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Mergers

This page is free to all
This page explains the types of organisation mergers and the different reasons for merging.

Once you have understood this, you can explore:

The Institute for Voluntary Action Research (IVAR) provides:

You can find guides useful resources from Bates Wells below:

Listen to our webinar in partnership with Bates Wells on Decision-making in a crisis: Collaboration and merger.

What is merger?

Merger is where two or more organisations formally come together. Most commonly by one transferring its property to the other and then ceasing to exist.

Merger is usually referred to as a ‘takeover’ in the commercial world. The term merger has no precise legal definition and is used to cover a range of scenarios.

Why voluntary and community organisations merge

When deciding to merge your main consideration should be whether merging will improve outcomes for beneficiaries by helping an organisation better achieve its aims.  

There has been a growing interest in merger among voluntary and community organisations. This is in response to a combination of internal and external factors along with the impact of the pandemic. As the 2020 IVAR Report states:

‘For organisations with their backs against the wall, the merger proposition now may be: the preservation of something versus the potential disappearance of everything.’

The greatest disappointments with mergers happen when both organisations believe they will be able to continue exactly as before. The most successful mergers are those where the parties recognise there is a strategic and organisational fit: each has something to gain from the other.

Internal drivers include:

  • the desire to provide more or more effective services to beneficiaries
  • the need to increase efficiency through better use of resources
  • preventing duplication of services
  • financial difficulties
  • raising public profile or boosting income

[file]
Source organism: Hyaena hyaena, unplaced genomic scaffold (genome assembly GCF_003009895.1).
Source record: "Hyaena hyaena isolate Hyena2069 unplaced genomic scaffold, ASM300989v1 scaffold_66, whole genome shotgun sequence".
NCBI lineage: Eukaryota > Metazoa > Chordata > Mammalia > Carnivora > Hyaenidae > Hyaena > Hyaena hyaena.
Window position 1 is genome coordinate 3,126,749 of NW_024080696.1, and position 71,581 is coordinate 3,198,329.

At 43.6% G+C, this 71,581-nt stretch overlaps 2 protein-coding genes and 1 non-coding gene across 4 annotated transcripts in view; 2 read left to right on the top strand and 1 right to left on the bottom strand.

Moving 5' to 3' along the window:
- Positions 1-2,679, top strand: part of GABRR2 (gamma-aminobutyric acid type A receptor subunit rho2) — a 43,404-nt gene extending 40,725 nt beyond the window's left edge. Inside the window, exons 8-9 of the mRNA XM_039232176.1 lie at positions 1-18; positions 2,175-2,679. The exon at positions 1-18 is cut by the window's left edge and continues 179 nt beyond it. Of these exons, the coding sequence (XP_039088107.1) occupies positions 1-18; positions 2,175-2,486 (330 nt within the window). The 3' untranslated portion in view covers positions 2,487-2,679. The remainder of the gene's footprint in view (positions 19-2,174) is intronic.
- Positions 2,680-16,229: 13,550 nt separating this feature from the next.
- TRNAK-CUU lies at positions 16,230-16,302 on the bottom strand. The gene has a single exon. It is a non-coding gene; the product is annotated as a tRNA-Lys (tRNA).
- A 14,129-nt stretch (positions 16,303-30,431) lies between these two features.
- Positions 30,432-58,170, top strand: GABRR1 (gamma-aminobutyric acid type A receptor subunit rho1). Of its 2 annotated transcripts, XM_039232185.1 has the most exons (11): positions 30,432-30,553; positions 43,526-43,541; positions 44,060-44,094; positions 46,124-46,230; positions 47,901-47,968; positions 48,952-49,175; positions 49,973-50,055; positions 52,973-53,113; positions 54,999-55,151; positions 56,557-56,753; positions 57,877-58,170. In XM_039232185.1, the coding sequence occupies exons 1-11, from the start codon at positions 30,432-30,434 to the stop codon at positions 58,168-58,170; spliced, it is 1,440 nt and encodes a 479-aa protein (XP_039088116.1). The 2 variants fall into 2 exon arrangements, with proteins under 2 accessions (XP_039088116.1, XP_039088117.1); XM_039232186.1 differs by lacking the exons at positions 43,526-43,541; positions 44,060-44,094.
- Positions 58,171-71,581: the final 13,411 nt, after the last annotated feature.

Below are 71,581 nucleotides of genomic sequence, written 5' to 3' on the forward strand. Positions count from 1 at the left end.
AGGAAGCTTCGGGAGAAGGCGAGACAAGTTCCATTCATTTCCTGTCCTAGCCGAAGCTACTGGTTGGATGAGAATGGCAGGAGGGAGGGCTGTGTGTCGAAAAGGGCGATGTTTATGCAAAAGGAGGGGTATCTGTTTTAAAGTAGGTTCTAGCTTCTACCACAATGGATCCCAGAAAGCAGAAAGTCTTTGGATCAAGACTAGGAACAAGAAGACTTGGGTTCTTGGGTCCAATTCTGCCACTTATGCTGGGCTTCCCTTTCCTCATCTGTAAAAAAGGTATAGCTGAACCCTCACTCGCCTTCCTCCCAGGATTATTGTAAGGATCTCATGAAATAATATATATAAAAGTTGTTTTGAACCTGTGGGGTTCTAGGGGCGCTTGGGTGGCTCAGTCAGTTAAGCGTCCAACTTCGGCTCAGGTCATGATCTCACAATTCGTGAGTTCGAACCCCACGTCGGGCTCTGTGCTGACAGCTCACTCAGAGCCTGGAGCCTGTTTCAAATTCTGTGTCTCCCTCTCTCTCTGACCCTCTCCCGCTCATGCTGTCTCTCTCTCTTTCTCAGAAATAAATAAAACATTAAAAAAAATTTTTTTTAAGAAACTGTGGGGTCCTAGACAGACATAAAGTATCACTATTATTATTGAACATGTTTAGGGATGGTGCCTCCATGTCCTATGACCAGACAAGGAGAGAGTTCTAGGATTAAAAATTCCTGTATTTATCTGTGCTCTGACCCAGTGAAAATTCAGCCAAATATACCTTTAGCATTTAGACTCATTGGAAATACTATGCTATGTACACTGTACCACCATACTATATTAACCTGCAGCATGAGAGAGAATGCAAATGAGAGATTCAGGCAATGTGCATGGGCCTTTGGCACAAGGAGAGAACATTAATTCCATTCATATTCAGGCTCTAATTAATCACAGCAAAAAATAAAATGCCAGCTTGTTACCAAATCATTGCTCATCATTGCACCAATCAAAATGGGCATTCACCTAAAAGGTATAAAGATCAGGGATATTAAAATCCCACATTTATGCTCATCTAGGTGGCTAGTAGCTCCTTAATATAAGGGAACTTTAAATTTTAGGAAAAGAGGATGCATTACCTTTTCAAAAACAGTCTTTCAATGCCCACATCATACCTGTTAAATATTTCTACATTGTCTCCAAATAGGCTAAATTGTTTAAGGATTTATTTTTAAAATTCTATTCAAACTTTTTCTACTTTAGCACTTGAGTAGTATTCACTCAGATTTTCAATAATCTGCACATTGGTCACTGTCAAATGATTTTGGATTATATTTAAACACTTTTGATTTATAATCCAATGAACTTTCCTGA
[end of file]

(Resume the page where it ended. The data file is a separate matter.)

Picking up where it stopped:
• loss of key staff or trustees such as a chief executive or founder trustee
  • 'survival' and 'rescue' - an at risk organisation merges with another with similar objectives so that its services continue. 

External drivers include:

  • pressure from funders to reduce duplication
  • government encouragement
  • competition with similar organisations
  • stakeholder opinion
  • public perception of an overcrowded voluntary sector
  • changing needs of end users
  • dealing with an environment of uncertainty 
  • greater influence on the external environment.

Types of merger

Mergers can take many forms. The most common types are:

Full merger by asset transfer

  • Organisations A and B transfer their staff, assets and activities to a new organisation C with similar objectives. Organisation C continues as the operating entity.
  • Organisation A transfers its staff, assets and activities to organisation B, with organisation B continuing as the operational entity. Organisation A then winds up or is kept as a shell. 

Merger by change of control

This is a form where one organisation takes control of the other. This happens by them becoming the sole member or trustee of the other, but without any transfer of assets and liabilities.

It is often a quicker process than a full merger and can be used as a short-term step. This gives the parent organisation the chance to find out more about the subsidiary organisation before moving to an asset transfer.

There may be reasons why it is preferred to keep the subsidiary organisation as separate on a longer-term basis. For example, ring-fencing certain assets or avoiding triggering certain liabilities.

The relationship may continue or may be a stage before the full merger. However it is not desirable to maintain two distinct legal structures each with their own separate boards, finances and employees.

It is possible for there to be more than two parties involved in a merger and the three options above can be adapted .

Decision making in a crisis: Collaboration and merger webinar

Page last edited Aug 25, 2020

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